Because all he does is smile – and he’s got a kind smile – people can project their fondest hopes onto Guerrero. If you want him to be a puppy dog, he is. If you’d believe he’s a baseball assassin, then by all means do that. As long as Guerrero stays mum, everyone is free to continue in their delusions.

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Combined with the fact that all of Toronto’s perpetually sad fans will want to believe he is Ted Williams’s head on Barry Bonds’s body (which, come to think of it, is still theoretically possible), Guerrero’s golden no matter what he does.

For one season. Not two. And most definitely not three. However often the people in charge say there is no timeline for Guerrero’s emergence, there is a timeline. That’s the downside to all the hype.

If Guerrero fails, he’ll be portrayed as a fraud, and all the people who backed him as complicit in that crime.

In his first weekend in the majors, Guerrero went 3-for-12 with a double. A couple of ninth-inning hits, but no homers and no runs batted in. He was pulled for a pinch runner in Sunday’s game and played no role in the Jays’ wild, 5-4 extra-inning comeback.

Afterward, there was the first nibble of criticism in the questions. How did he feel about being lifted from a tie game with one out? Was major-league pitching a little more than he’d expected? How did he judge his own performance thus far?

“I feel good. I’m good,” Guerrero said through his translator.

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Smiling Vlad was no longer very smiley. His posture was no longer one of outrageous ease. He may be pleased with how it went. He certainly didn’t look so.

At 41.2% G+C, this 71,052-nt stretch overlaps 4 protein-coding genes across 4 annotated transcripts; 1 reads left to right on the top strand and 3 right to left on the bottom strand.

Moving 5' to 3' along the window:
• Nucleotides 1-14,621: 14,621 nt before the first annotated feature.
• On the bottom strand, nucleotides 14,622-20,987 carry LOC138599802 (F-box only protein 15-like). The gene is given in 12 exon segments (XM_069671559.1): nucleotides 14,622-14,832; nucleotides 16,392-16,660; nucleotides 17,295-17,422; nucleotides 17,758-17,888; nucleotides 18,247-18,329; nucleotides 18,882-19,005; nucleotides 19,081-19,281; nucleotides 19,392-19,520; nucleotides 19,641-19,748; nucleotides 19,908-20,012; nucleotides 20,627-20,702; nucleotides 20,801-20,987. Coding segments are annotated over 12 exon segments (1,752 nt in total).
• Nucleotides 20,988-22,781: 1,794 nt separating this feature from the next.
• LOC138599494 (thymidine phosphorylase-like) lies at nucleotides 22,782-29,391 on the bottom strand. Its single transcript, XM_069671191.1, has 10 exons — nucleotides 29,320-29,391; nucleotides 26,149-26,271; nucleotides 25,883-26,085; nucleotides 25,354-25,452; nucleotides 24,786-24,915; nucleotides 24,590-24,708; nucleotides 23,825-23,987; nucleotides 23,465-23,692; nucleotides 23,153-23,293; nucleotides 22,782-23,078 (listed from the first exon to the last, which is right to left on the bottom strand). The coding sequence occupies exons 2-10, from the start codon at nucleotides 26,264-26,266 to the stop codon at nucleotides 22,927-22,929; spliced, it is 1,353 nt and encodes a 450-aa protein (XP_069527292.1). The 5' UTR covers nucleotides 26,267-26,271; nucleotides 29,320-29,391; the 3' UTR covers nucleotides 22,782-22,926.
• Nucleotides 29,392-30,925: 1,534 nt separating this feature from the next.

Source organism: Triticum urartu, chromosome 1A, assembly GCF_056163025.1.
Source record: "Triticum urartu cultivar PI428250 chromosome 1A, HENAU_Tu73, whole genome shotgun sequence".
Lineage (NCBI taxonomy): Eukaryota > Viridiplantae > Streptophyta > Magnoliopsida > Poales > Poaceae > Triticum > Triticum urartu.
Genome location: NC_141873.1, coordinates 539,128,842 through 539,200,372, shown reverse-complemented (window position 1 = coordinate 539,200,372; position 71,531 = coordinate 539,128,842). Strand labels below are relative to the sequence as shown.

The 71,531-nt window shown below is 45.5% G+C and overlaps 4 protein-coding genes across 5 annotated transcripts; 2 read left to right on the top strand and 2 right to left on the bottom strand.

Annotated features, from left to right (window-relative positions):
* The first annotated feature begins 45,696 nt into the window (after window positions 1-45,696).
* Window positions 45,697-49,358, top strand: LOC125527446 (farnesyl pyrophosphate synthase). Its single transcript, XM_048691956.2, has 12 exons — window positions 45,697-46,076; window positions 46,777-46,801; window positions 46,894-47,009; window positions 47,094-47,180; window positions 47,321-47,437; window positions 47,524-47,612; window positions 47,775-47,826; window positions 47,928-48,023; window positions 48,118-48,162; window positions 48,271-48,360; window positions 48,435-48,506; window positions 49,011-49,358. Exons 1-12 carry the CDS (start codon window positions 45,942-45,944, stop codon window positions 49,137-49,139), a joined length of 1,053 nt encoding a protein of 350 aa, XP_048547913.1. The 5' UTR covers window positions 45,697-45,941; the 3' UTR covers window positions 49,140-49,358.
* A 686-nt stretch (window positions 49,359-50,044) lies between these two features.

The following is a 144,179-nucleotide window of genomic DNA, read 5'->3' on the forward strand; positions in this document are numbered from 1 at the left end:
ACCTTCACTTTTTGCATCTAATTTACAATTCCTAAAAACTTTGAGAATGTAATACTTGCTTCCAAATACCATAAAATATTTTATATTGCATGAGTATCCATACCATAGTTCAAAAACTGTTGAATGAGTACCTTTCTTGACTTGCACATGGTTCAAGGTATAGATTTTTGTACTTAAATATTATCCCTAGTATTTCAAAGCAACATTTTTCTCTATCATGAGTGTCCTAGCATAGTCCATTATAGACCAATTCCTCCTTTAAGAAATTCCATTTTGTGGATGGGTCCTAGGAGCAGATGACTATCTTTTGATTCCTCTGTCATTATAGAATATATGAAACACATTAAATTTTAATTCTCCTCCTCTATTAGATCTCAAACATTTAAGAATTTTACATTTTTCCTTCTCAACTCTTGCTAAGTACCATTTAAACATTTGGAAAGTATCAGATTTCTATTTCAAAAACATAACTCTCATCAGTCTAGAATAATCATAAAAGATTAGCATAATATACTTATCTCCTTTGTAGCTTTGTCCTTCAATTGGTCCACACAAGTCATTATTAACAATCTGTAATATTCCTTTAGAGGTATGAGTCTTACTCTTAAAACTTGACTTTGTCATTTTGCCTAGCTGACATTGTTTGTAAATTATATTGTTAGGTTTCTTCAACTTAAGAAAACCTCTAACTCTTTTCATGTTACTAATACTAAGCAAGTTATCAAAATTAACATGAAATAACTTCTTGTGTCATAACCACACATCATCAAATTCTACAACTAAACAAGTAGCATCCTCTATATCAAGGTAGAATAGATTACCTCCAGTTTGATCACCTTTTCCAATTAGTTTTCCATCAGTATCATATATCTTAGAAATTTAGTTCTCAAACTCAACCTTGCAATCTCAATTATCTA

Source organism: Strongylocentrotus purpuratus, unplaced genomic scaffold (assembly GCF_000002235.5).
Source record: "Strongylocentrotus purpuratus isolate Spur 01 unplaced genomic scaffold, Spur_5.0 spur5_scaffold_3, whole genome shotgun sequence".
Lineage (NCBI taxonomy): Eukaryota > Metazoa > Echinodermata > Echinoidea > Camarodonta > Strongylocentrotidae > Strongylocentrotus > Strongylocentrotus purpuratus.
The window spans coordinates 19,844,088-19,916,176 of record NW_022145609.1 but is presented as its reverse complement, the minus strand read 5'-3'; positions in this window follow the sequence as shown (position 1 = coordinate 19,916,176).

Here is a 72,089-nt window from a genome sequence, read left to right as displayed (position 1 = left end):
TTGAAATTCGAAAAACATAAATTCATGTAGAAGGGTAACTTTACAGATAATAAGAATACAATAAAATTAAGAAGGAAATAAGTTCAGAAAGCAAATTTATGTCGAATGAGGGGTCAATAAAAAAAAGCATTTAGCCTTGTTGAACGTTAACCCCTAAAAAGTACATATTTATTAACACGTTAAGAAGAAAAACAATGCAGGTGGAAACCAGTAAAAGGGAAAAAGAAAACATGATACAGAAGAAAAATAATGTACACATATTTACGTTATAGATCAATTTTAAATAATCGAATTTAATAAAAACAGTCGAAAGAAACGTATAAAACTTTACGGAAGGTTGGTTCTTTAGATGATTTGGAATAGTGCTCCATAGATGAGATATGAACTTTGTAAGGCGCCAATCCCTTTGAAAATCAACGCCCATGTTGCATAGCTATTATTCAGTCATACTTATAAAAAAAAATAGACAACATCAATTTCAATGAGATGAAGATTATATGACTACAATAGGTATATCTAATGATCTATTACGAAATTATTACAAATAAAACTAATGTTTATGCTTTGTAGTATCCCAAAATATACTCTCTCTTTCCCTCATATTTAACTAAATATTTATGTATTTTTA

Nobody expected the kid to light the world on fire straight off, but let’s be honest – everyone expected the kid to light the world on fire straight off. Fair or not, the beginning of the Vladdy Era has been a bit of a letdown.

The highlight-reel hitting will come. It’s the other stuff you worry about.

Guerrero plays a serviceable third base, but he’s too big a man to ever be nimble. If you’re not nimble, 140-or-so games at third in 180-odd days will wear your body down like a pencil eraser.

Everyone – the GM, the manager, his father – banged that drum hard upon Guerrero’s debut. Vlad Sr. called it “his health.” Atkins called it “his process.” They all tacitly acknowledged that an inexperienced, geeked-out 20-year-old this hefty is a blown knee waiting to happen.

With that in mind, there is a conceivable progression in which Guerrero goes from third base to first base to designated hitter in just a few years.

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But, hey, maybe Guerrero is what people want him to be. Maybe he is Adrian Beltre at his peak, only younger and better. It’s a difficult ask, but possible.

Maybe he has the maturity and perspective to shrug off the attention. Guerrero is already special in one way, which suggests he might also be so in others.

All we know for now is that he is a promising young person in a truly bizarre situation and, hey, that’s never ended up badly.

A very few prodigious, oversold athletes – Tiger Woods, LeBron James, Wayne Gretzky – hit that barrier and exploded out the other side.

A lot of others didn’t. But you wouldn’t remember any of their names.